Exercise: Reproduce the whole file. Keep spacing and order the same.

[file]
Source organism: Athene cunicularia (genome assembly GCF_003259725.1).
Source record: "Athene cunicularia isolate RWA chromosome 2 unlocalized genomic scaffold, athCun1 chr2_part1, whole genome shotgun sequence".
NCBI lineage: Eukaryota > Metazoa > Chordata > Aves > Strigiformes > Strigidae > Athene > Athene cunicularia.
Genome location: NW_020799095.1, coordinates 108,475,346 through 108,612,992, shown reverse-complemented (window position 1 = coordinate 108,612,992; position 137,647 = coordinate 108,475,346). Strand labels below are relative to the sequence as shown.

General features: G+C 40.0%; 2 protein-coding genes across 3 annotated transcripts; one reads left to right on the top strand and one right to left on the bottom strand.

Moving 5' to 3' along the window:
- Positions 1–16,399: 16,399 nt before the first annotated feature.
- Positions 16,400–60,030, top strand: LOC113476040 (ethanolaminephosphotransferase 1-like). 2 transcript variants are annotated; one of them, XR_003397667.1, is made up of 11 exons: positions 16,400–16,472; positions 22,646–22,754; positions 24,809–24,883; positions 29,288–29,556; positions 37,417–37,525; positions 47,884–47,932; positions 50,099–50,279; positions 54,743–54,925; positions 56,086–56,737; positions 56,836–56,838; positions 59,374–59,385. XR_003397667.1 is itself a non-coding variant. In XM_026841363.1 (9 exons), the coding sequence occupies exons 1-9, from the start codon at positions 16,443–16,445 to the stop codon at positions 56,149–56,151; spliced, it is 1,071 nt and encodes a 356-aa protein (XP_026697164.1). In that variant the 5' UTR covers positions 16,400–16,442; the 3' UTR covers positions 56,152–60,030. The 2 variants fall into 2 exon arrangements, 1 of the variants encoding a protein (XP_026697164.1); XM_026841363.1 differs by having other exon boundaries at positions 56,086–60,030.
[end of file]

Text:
Source organism: Athene cunicularia (genome assembly GCF_003259725.1).
Source record: "Athene cunicularia isolate RWA chromosome 2 unlocalized genomic scaffold, athCun1 chr2_part1, whole genome shotgun sequence".
NCBI lineage: Eukaryota > Metazoa > Chordata > Aves > Strigiformes > Strigidae > Athene > Athene cunicularia.
Genome location: NW_020799095.1, coordinates 108,475,346 through 108,612,992, shown reverse-complemented (window position 1 = coordinate 108,612,992; position 137,647 = coordinate 108,475,346). Strand labels below are relative to the sequence as shown.

General features: G+C 40.0%; 2 protein-coding genes across 3 annotated transcripts; one reads left to right on the top strand and one right to left on the bottom strand.

Moving 5' to 3' along the window:
- Positions 1–16,399: 16,399 nt before the first annotated feature.
- Positions 16,400–60,030, top strand: LOC113476040 (ethanolaminephosphotransferase 1-like). 2 transcript variants are annotated; one of them, XR_003397667.1, is made up of 11 exons: positions 16,400–16,472; positions 22,646–22,754; positions 24,809–24,883; positions 29,288–29,556; positions 37,417–37,525; positions 47,884–47,932; positions 50,099–50,279; positions 54,743–54,925; positions 56,086–56,737; positions 56,836–56,838; positions 59,374–59,385. XR_003397667.1 is itself a non-coding variant. In XM_026841363.1 (9 exons), the coding sequence occupies exons 1-9, from the start codon at positions 16,443–16,445 to the stop codon at positions 56,149–56,151; spliced, it is 1,071 nt and encodes a 356-aa protein (XP_026697164.1). In that variant the 5' UTR covers positions 16,400–16,442; the 3' UTR covers positions 56,152–60,030. The 2 variants fall into 2 exon arrangements, 1 of the variants encoding a protein (XP_026697164.1); XM_026841363.1 differs by having other exon boundaries at positions 56,086–60,030.